| Banks, Financial Regulators, Lloyds PPI Claim, PPI, PPI Scandal

The Financial Conduct Authority has fined the Lloyds Banking Group a record fine of nearly £200 million for failing to treat PPI claims in a fair manner.

The record fine of over £100 million came after an investigation by the city watchdog into PPI complaints handling by the bank. The investigation focused on the period between March 2012 through to May 2013 when the group’s complaint uphold rate dropped from 82% down to 26%.

Investigators have attributed the dramatic decline in the upholding of customer complaints to a series of unacceptable practises. These practices meant that Lloyds were unable to treat PPI claims fairly. The FCA also discovered that information was withheld from complaints handlers that would have led to much more accurate investigations.

According to the FCA, Lloyds told their claims handlers that sales of Lloyds PPI were always compliant unless there was evidence showing otherwise.

Claims handlers were also told to make only reasonable attempts to contact customers when further information was needed to make a final decision on compensation. This meant that if a customer was uncontactable after several attempts then their claim would be rejected.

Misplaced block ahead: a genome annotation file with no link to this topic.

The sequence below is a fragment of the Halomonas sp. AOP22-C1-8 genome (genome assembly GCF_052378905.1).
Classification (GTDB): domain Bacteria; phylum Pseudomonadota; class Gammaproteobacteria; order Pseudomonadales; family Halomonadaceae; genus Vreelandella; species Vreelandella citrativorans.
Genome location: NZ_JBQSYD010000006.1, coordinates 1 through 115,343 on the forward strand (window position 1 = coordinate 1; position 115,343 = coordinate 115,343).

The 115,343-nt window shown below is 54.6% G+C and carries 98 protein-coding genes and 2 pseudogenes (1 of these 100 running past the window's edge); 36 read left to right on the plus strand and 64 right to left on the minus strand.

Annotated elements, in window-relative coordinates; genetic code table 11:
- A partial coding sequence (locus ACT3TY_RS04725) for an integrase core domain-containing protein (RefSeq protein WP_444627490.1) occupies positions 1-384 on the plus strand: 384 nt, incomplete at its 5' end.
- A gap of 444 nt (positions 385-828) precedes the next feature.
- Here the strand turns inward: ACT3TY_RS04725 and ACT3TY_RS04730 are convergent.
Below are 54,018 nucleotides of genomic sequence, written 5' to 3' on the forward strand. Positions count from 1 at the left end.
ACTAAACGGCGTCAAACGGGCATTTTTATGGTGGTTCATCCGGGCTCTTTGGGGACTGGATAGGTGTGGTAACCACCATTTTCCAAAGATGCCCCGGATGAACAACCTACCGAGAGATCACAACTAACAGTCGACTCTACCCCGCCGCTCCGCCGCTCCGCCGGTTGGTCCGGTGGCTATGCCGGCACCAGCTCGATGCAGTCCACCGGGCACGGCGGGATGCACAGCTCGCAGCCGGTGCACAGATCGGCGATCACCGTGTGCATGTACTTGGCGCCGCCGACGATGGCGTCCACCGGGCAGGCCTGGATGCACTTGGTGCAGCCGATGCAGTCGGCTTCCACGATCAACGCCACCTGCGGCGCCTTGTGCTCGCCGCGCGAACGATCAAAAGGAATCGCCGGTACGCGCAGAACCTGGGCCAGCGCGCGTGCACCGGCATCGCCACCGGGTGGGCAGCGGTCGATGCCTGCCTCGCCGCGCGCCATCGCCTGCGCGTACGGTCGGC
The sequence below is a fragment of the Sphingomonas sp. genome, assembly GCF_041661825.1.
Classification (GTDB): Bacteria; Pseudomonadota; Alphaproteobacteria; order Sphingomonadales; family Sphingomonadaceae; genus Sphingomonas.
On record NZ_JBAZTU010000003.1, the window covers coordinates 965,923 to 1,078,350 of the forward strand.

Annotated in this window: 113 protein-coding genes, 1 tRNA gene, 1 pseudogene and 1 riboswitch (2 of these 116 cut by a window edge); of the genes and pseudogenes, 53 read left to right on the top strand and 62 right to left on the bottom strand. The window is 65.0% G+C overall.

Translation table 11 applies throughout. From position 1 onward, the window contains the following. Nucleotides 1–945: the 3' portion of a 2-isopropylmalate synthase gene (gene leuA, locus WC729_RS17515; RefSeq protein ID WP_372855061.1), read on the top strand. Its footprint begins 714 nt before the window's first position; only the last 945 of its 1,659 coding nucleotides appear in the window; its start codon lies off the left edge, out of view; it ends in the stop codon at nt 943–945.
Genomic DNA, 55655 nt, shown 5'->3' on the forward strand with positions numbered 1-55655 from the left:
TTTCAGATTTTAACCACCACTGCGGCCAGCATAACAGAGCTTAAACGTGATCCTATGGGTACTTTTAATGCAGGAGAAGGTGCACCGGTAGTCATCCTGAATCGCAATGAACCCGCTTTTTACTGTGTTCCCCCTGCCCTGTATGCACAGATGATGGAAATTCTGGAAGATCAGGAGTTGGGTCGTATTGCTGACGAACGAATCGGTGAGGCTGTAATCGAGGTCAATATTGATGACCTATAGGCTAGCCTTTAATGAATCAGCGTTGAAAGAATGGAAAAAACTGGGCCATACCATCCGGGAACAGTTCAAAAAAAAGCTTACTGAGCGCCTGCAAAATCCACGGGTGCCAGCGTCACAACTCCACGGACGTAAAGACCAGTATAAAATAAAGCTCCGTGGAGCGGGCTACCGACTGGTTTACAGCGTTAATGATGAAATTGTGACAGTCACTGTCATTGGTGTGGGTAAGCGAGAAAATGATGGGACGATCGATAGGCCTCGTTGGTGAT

FCA investigators estimate that over 800,000 claims were rejected without sufficient justification due to the groups unfair practices. But, it could have been a lot less if Lloyds had provided their claims handlers with enough information about known PPI failings, including the automatic “opt-in” box for online credit applications and the failure of Lloyds sales advisors to check the suitability of the insurance product for their customers.


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